into a nightclub must undergo a fully consultative planning permission
process. Obtaining planning permission is by far the biggest hurdle
operators face when opening a new lap dancing club. Many applications
are flatly refused at planning stage.
In addition, the Licensing Act 2003 introduced
a right for residents to oppose an application, complain about
an existing operator and call for a review of a licence. Contrary
to what is claimed by the Fawcett Society, this right is not restricted
to those living within 100m of an outlet. The Act does not define
any vicinity; residents need only demonstrate that they are affected
by an application or outlet. Local residents are able to object
to any application on the grounds that it does not meet one or
more of the four licensing objectives. Local authorities can only
take such objections into account. It is not in the local authorities'
power to refuse an application on the grounds of subjective moral
This was a very significant change from the
previous 1964 Act. A single objection can halt a licence application
in its tracks and a single complaint can lead to the revocation
of the licence. By way of example, in a recent case in Durham,
a Council ignored objections from local residents and the Magistrates
Court reversed their decision, showing how effective and influential
local complaints can be.
The reality is that planning and licensing restrictions
give local authorities and local communities full powers of consultation,
complaint and control.
"There has been massive expansion and normalisation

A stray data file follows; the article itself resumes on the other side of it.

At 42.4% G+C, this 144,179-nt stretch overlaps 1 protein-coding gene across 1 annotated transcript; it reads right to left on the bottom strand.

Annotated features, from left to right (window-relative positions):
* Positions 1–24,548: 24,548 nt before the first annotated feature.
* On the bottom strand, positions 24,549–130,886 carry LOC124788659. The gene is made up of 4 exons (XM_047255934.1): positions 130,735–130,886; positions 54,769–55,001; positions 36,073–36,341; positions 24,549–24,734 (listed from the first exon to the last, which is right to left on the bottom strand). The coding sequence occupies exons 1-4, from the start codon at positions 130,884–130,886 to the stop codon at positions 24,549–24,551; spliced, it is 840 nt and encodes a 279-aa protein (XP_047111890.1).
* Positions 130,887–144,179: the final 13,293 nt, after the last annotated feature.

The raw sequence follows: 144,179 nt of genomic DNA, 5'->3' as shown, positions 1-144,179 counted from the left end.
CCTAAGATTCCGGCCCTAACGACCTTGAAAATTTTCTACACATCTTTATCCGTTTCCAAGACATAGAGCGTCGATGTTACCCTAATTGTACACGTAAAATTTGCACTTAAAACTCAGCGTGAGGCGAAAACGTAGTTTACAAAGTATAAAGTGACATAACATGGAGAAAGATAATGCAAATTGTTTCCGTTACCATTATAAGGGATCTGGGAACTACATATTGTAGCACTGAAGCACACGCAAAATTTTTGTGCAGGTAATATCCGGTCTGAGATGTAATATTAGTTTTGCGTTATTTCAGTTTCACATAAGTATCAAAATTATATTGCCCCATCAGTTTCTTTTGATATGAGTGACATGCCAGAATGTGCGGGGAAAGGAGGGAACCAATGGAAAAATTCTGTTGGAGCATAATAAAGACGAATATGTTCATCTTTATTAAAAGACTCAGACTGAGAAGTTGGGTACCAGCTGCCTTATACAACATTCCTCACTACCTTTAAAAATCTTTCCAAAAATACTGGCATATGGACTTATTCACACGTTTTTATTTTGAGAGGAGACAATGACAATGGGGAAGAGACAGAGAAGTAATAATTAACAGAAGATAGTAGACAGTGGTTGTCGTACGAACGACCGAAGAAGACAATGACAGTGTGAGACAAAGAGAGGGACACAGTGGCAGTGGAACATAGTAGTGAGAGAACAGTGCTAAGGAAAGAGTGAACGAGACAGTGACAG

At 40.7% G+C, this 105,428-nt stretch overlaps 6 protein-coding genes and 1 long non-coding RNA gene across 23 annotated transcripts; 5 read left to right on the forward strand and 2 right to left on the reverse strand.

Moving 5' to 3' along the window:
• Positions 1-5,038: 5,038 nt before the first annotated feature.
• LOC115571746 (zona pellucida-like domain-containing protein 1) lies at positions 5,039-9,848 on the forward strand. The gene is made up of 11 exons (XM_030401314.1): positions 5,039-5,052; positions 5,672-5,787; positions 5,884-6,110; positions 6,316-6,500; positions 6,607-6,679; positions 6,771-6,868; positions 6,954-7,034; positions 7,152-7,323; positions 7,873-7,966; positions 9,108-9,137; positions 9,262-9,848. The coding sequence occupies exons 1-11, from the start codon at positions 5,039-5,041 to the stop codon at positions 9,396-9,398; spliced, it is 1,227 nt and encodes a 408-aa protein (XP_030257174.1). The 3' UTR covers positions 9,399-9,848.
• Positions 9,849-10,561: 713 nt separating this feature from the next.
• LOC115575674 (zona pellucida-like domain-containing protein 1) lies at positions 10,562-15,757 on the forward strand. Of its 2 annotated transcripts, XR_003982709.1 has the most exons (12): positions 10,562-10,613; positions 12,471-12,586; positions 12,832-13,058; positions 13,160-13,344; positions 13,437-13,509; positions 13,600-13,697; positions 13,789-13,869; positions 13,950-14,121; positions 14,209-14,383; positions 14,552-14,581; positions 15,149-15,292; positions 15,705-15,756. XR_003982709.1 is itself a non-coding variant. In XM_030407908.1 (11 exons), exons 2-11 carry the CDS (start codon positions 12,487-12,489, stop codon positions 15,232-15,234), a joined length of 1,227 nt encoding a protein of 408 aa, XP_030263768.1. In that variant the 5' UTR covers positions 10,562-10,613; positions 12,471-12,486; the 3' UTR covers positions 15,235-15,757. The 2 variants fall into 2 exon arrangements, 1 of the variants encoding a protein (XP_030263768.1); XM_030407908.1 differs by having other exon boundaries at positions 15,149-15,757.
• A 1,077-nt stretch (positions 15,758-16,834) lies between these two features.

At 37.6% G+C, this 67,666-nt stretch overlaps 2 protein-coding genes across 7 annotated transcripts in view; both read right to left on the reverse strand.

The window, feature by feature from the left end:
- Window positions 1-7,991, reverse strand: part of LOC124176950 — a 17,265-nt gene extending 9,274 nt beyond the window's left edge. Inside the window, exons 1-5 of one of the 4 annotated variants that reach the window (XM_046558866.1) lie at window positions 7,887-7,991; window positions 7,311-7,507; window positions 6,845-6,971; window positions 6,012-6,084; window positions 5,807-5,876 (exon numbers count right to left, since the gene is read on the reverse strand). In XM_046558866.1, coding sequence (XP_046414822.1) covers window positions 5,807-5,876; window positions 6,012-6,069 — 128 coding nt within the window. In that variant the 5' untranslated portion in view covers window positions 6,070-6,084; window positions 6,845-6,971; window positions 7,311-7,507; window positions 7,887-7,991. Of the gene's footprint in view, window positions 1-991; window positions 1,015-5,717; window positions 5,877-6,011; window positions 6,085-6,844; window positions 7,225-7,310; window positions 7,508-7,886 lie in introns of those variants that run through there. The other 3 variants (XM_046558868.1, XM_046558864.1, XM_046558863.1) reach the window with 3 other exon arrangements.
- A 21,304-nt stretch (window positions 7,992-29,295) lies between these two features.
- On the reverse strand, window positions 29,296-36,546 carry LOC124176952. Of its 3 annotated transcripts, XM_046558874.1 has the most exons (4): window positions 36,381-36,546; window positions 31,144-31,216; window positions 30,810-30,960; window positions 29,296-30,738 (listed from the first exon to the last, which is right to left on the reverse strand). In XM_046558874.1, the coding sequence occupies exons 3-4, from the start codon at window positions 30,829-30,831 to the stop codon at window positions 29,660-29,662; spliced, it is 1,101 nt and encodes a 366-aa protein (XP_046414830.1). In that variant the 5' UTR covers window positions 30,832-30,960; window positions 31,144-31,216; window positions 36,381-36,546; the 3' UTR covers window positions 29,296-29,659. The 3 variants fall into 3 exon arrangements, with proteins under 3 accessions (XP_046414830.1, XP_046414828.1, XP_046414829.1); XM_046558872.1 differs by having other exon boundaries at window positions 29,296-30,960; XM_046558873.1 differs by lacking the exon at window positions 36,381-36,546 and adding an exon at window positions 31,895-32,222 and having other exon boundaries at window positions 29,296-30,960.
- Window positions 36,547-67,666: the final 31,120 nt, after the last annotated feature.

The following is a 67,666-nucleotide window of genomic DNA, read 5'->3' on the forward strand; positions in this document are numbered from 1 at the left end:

of the lap-dancing industry since the Licensing Act came into
The first Lap Dancing Club in the UK was opened
in 1995. Industry figures for this year show approximately 150
dedicated lap-, pole- and table dancing clubs across England and
Wales, which in fact represents very gradual growth, in the context
of a growing hospitality industry. As set out above, the implementation
of the Licensing Act 2003 has not made it easier to get a licence
for a lap dancing club. In fact the controls in place are more
rigorous than the former regime.
The relatively small growth in lap dancing clubs
should also be viewed within the context of an expanding and mature
UK leisure industry. There are approximately 57,000 pubs and bars
across England and Wales. The reality is that the lap dancing
industry is a small but vibrant part of the UK entertainment industry
that has grown steadily. It is worth noting that official licensing
statistics do not separate out lap-, pole- and table- dancing
clubs from general pub, bar and club industry statistics, meaning
there is no way for Object and Fawcett Society to substantiate
their claim that the number of lap dancing venues has "doubled"
to 300 across the UK since the implementation of the Licensing
The reality is that generating fears of a "massive
expansion" supports the case for those with a moral objection
to the very existence of the industry. Such subjective assessments
can and should have no place in the regulatory regime for a legitimate
Lap dancing clubs are part of the commercial sex
Lap dancing clubs are a small part of the vibrant
UK leisure and entertainment industry. They are not sex encounter
establishments. Our performers are financially independent, self-employed
women. They are not sex workers.
LDA member clubs have "acceptable behaviour
standards" for customers and invest in CCTV and licensed